Anguttara Nikaya


[Site Map]  [Home]  [Sutta Indexes]  [Glossology]  [Site Sub-Sections]

The Pali is transliterated as IAST Unicode (āīūṃṅñṭḍṇḷ). Alternatives:
[ ASCII (aiumnntdnl) | Mobile (āīūŋńñţđņļ) | Velthuis (aaiiuu.m'n~n.t.d.n.l) ]

 

Anguttara Nikaya:
Dukanipata

VII. Sukha Vaggo

Suttas 63-75

Pleasures

Translated from the Pali By Michael Olds

 


 

Sutta 63

[63] [pts] These two are pleasures, beggars.

Which two?

The pleasure of home-owning
and the pleasure of pass'n-b-by[1].

These, beggars, are those two pleasures.

Of these two pleasures, beggars,
this is the superior,
that is, the pleasure of pass'n-b-by.

 

§

 

Sutta 64

[64] [pts] These two are pleasures, beggars.

Which two?

The pleasure of the sensual
and the pleasure of renunciation.

These, beggars, are those two pleasures.

Of these two pleasures, beggars,
this is the superior,
that is, the pleasure of renunciation.

 

§

 

Sutta 65

[65] [pts] These two are pleasures, beggars.

Which two?

The pleasure of involvement
and the pleasure of uninvolvement.

These, beggars, are those two pleasures.

Of these two pleasures, beggars,
this is the superior,
that is, the pleasure of uninvolvement.

 

§

 

Sutta 66

[66] [pts] These two are pleasures, beggars.

Which two?

[81] The pleasure associated with the no-good[2]
and the pleasure disassociated from the no-good.

These, beggars, are those two pleasures.

Of these two pleasures, beggars,
this is the superior,
that is, the pleasure disassociated from the no-good.

 

§

 

Sutta 67

[67] [pts] These two are pleasures, beggars.

Which two?

The pleasure associated with the carnal
and the pleasure disassociated from the carnal.

These, beggars, are those two pleasures.

Of these two pleasures, beggars,
this is the superior,
that is, the pleasure disassociated from the carnal.

 

§

 

Sutta 68

[68] [pts] These two are pleasures, beggars.

Which two?

The pleasure that is Aristocratic
and the pleasure that is not Aristocratic.

These, beggars, are those two pleasures.

Of these two pleasures, beggars,
this is the superior,
that is, the pleasure that is Aristocratic.

 

§

 

Sutta 69

[69] [pts] These two are pleasures, beggars.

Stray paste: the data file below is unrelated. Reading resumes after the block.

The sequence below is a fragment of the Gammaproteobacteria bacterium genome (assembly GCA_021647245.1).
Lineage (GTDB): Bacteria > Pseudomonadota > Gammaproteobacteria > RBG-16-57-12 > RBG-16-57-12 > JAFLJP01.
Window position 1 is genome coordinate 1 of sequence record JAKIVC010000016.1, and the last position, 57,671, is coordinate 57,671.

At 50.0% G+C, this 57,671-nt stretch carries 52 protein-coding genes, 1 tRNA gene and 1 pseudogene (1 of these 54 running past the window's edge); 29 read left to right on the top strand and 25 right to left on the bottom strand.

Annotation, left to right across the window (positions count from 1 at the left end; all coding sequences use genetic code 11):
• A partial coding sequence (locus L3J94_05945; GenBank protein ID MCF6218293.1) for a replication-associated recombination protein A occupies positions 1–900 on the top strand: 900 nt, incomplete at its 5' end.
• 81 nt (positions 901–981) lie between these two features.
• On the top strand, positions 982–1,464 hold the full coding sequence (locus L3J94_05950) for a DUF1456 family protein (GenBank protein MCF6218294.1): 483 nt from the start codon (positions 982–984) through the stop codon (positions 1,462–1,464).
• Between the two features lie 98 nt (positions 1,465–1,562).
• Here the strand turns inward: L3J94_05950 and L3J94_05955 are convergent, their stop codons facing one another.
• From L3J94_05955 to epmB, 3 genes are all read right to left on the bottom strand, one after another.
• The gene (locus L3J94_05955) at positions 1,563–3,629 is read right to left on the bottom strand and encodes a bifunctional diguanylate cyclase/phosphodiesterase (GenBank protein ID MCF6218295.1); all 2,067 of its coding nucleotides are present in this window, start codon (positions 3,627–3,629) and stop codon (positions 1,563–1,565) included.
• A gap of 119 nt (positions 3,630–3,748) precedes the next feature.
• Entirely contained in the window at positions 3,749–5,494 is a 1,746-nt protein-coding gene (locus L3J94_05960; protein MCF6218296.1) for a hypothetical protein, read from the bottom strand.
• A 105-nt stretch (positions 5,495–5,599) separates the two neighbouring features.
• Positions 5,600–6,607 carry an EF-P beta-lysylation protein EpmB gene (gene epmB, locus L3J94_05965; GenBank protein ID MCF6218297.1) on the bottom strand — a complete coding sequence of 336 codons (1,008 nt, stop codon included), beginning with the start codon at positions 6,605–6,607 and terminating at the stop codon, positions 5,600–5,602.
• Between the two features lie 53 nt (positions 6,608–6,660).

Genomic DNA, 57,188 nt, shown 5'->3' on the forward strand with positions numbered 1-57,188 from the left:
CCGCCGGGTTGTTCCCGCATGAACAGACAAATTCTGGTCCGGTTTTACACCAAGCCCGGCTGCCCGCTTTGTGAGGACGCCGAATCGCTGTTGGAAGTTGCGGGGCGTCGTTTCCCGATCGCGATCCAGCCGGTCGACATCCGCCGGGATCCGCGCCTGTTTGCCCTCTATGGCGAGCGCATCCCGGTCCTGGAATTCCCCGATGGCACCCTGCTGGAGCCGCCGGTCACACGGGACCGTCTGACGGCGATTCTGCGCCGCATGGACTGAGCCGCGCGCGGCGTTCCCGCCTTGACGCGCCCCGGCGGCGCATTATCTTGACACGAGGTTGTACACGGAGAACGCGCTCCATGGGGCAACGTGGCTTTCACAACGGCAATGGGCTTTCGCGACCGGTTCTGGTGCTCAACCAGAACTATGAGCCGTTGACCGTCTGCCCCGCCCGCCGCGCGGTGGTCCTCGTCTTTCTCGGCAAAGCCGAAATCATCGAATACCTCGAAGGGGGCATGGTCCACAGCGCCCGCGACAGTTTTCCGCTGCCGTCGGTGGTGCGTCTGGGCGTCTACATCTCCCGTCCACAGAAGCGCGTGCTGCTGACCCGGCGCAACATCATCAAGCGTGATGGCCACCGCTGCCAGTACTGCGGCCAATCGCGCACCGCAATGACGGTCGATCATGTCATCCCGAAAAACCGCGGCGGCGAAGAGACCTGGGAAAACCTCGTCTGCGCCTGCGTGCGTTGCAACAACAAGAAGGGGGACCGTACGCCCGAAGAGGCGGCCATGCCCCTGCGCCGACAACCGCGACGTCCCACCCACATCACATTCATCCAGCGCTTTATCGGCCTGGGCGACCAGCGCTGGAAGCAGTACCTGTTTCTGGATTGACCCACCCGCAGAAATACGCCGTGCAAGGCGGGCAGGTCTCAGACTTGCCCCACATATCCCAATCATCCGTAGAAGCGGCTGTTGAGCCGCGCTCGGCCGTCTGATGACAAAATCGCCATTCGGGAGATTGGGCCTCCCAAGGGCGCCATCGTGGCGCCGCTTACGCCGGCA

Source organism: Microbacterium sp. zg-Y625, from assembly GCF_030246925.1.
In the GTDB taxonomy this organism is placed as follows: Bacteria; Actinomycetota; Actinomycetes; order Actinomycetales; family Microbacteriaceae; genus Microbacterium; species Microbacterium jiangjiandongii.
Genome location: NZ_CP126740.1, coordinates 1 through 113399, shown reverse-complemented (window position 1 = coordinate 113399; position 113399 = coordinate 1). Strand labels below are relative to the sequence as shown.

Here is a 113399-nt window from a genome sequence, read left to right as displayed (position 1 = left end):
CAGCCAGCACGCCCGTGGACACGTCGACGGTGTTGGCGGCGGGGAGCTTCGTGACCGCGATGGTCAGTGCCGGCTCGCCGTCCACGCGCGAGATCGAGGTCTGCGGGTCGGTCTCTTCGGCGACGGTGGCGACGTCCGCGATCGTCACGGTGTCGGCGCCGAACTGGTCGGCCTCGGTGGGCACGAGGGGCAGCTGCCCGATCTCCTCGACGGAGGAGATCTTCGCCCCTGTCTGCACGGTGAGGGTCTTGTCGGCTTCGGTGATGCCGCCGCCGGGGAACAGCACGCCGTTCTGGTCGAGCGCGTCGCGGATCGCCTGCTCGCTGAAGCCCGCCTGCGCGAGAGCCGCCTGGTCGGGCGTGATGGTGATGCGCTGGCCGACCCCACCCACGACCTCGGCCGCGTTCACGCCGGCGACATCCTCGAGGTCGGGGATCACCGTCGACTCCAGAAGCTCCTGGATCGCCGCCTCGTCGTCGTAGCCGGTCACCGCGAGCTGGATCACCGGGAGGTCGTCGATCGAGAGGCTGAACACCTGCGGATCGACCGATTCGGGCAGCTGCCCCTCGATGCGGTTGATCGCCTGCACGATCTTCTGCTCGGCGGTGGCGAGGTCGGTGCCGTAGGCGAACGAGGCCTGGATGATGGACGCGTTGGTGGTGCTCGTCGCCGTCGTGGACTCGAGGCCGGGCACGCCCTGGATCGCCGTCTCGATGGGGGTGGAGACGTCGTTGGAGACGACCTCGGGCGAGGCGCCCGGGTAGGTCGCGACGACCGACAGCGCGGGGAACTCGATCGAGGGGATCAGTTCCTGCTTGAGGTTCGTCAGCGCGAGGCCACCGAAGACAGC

Which two?

The pleasure of the body
and the pleasure of the mind.

These, beggars, are those two pleasures.

Of these two pleasures, beggars,
this is the superior,
that is, the pleasure of the mind.

 

§

 

Sutta 70

[70] [pts] These two are pleasures, beggars.

Which two?

The pleasures accompanied by excitement
and the pleasures disassociated from excitement.

These, beggars, are those two pleasures.

Of these two pleasures, beggars,
this is the superior,
that is, the pleasure disassociated from excitement.

 

§

 

Sutta 71

[71] [pts] These two are pleasures, beggars.

Which two?

The pleasure of enjoyment
and the pleasure of detachment.

These, beggars, are those two pleasures.

Of these two pleasures, beggars,
this is the superior,
that is, the pleasure of detachment.

 

§

 

Sutta 72

[72] [pts] These two are pleasures, beggars.

Which two?

The pleasure of high-getting[3] and the pleasure without high-getting.

These, beggars, are those two pleasures.

Of these two pleasures, beggars,
this is the superior,
that is, the pleasure of high-getting.

 

§

 

Sutta 73

[73] [pts] These two are pleasures, beggars.

Which two?

The pleasure of interest associated with excitement
and the pleasure of interest disassociated from excitement.

[82] These, beggars, are those two pleasures.

Of these two pleasures, beggars,
this is the superior,
that is, the pleasure of interest disassociated from excitement.

 

§

 

Sutta 74

[74] [pts] These two are pleasures, beggars.

Which two?

The pleasure of the interest which is enjoyed
and the pleasure of the interest which is detached.

These, beggars, are those two pleasures.

Of these two pleasures, beggars,
this is the superior,
that is, the pleasure of the interest which is detached.

 

§

 

Sutta 75

[75] [pts] These two are pleasures, beggars.

Which two?

The pleasure of interest in the material
and the pleasure of interest in the immaterial.

These, beggars, are those two pleasures.

Of these two pleasures, beggars,
this is the superior,
that is, the pleasure of interest in the immaterial.

 


[1] Pabbajjā: Usually translated home-leaving or renunciation. Originally the taking up of and living of any sort of wandering lifestyle. Nomad. Drifter. Vagabond. Any style of life characterized primarily by not settling down into home-ownership. Today it has come to mean the act of formally renouncing the householders life and taking up the role of the Buddhist Bhikkhu.

[2] Asava. Usually, of course, "The Asavas" = wanting, living, wanting to escape; but undefined "asava" means any thing that brings no good from association with it.

[3] Samādhi. My take being that this means attaining a state that is "Empty, Pointless, and Signless" — empty of lust, anger and blindness, not based on a purpose associated with lust, anger or blindness; not giving off signs of lust, anger or blindness. Alternatively, if Samadhi is taken more broadly, with 'focus' and without 'focus'.

 


Contact:
E-mail
Copyright Statement   Webmaster's Page